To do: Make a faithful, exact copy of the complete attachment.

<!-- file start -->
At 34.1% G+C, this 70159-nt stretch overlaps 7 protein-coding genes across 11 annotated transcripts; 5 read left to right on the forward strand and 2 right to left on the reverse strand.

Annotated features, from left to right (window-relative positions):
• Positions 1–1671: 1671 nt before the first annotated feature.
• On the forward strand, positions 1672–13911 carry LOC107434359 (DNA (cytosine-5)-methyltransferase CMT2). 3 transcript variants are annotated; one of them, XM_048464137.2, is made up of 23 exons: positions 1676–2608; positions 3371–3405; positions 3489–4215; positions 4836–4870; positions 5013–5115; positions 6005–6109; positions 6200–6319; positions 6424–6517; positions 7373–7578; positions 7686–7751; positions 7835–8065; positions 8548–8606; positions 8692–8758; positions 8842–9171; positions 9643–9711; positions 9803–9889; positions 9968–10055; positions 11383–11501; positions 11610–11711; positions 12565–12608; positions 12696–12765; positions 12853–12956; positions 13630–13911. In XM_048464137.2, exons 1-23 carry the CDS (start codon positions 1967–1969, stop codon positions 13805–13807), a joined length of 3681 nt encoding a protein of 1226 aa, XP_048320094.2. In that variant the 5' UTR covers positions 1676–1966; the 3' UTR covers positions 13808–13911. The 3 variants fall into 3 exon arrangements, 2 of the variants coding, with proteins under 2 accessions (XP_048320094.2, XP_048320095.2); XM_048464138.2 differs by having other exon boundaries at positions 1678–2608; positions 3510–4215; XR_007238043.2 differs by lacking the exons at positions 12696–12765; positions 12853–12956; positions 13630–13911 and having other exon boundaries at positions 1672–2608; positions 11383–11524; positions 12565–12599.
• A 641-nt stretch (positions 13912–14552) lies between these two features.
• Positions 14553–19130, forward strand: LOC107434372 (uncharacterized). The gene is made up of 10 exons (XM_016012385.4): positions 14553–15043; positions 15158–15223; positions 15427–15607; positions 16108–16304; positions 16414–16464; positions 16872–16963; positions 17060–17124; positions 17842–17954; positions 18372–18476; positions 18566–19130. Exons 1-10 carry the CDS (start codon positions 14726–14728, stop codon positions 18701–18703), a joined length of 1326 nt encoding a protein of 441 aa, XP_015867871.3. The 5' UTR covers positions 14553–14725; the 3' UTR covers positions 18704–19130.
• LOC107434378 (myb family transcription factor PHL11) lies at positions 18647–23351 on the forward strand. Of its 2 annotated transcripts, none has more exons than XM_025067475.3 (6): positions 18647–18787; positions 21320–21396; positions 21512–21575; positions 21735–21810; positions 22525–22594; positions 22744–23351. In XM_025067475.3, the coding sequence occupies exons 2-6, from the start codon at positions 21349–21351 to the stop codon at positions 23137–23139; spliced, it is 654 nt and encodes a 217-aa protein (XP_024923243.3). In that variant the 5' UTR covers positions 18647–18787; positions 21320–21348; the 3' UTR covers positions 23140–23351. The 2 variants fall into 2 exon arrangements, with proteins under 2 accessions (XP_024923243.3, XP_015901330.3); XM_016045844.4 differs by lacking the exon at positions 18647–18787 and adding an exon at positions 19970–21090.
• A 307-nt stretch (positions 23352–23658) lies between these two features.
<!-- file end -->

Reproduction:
At 34.1% G+C, this 70159-nt stretch overlaps 7 protein-coding genes across 11 annotated transcripts; 5 read left to right on the forward strand and 2 right to left on the reverse strand.

Annotated features, from left to right (window-relative positions):
• Positions 1–1671: 1671 nt before the first annotated feature.
• On the forward strand, positions 1672–13911 carry LOC107434359 (DNA (cytosine-5)-methyltransferase CMT2). 3 transcript variants are annotated; one of them, XM_048464137.2, is made up of 23 exons: positions 1676–2608; positions 3371–3405; positions 3489–4215; positions 4836–4870; positions 5013–5115; positions 6005–6109; positions 6200–6319; positions 6424–6517; positions 7373–7578; positions 7686–7751; positions 7835–8065; positions 8548–8606; positions 8692–8758; positions 8842–9171; positions 9643–9711; positions 9803–9889; positions 9968–10055; positions 11383–11501; positions 11610–11711; positions 12565–12608; positions 12696–12765; positions 12853–12956; positions 13630–13911. In XM_048464137.2, exons 1-23 carry the CDS (start codon positions 1967–1969, stop codon positions 13805–13807), a joined length of 3681 nt encoding a protein of 1226 aa, XP_048320094.2. In that variant the 5' UTR covers positions 1676–1966; the 3' UTR covers positions 13808–13911. The 3 variants fall into 3 exon arrangements, 2 of the variants coding, with proteins under 2 accessions (XP_048320094.2, XP_048320095.2); XM_048464138.2 differs by having other exon boundaries at positions 1678–2608; positions 3510–4215; XR_007238043.2 differs by lacking the exons at positions 12696–12765; positions 12853–12956; positions 13630–13911 and having other exon boundaries at positions 1672–2608; positions 11383–11524; positions 12565–12599.
• A 641-nt stretch (positions 13912–14552) lies between these two features.
• Positions 14553–19130, forward strand: LOC107434372 (uncharacterized). The gene is made up of 10 exons (XM_016012385.4): positions 14553–15043; positions 15158–15223; positions 15427–15607; positions 16108–16304; positions 16414–16464; positions 16872–16963; positions 17060–17124; positions 17842–17954; positions 18372–18476; positions 18566–19130. Exons 1-10 carry the CDS (start codon positions 14726–14728, stop codon positions 18701–18703), a joined length of 1326 nt encoding a protein of 441 aa, XP_015867871.3. The 5' UTR covers positions 14553–14725; the 3' UTR covers positions 18704–19130.
• LOC107434378 (myb family transcription factor PHL11) lies at positions 18647–23351 on the forward strand. Of its 2 annotated transcripts, none has more exons than XM_025067475.3 (6): positions 18647–18787; positions 21320–21396; positions 21512–21575; positions 21735–21810; positions 22525–22594; positions 22744–23351. In XM_025067475.3, the coding sequence occupies exons 2-6, from the start codon at positions 21349–21351 to the stop codon at positions 23137–23139; spliced, it is 654 nt and encodes a 217-aa protein (XP_024923243.3). In that variant the 5' UTR covers positions 18647–18787; positions 21320–21348; the 3' UTR covers positions 23140–23351. The 2 variants fall into 2 exon arrangements, with proteins under 2 accessions (XP_024923243.3, XP_015901330.3); XM_016045844.4 differs by lacking the exon at positions 18647–18787 and adding an exon at positions 19970–21090.
• A 307-nt stretch (positions 23352–23658) lies between these two features.